The debate in committee sparked a debate about the issue that has taken center stage in an unprecedented national conversation sparked by allegations against major figures in entertainment and politics.
In particular, state legislators are concerned with the working environment for the college interns who work full time for lawmakers during the session.
"Concerns have been raised in the past about treatment of interns, and I think that's something we're trying to address right now," said Representative Angela Romero, a Democrat from Salt Lake City.
Among those opposing the bill, Representative Brian Greene, a Republican from Pleasant Grove, called the bill "paternalistic," saying lobbyists should already know how to act using common sense.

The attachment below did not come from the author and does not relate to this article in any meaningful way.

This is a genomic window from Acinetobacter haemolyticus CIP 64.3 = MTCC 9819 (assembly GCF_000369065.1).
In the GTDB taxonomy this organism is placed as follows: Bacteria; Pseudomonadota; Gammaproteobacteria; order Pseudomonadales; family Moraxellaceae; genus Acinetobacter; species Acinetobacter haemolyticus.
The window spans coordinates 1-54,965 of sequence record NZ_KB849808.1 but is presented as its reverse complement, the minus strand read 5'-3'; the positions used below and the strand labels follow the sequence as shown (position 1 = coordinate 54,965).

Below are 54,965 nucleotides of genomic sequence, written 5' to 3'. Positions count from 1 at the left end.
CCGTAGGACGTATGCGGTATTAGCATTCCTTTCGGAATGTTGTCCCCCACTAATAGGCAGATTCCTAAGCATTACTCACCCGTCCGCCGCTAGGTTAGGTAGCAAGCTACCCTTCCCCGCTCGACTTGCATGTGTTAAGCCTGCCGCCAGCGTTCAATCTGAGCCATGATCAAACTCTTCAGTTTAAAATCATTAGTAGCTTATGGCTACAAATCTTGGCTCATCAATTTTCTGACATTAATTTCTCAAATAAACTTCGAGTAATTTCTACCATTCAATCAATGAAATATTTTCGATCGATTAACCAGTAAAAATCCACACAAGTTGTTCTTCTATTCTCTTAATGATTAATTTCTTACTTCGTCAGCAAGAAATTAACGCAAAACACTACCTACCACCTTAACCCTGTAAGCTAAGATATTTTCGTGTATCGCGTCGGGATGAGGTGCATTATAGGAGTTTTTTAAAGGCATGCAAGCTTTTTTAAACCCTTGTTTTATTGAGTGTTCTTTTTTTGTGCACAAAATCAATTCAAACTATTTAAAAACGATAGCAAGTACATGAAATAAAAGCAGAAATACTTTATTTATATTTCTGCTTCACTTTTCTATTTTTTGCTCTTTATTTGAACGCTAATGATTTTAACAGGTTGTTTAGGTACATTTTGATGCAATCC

"Anyone that has risen to the level of adulthood in this society knows what's appropriate and what isn't," said Greene.
The bill was suggested by lawyers from the Office of Legislative Research and General Counsel, saying it would make the workplace safer and protect the state from liability.
House Majority Leader Brad Wilson, a Republican from Davis County, supports the bill, leading other legislators to expect it to have more success in the general session.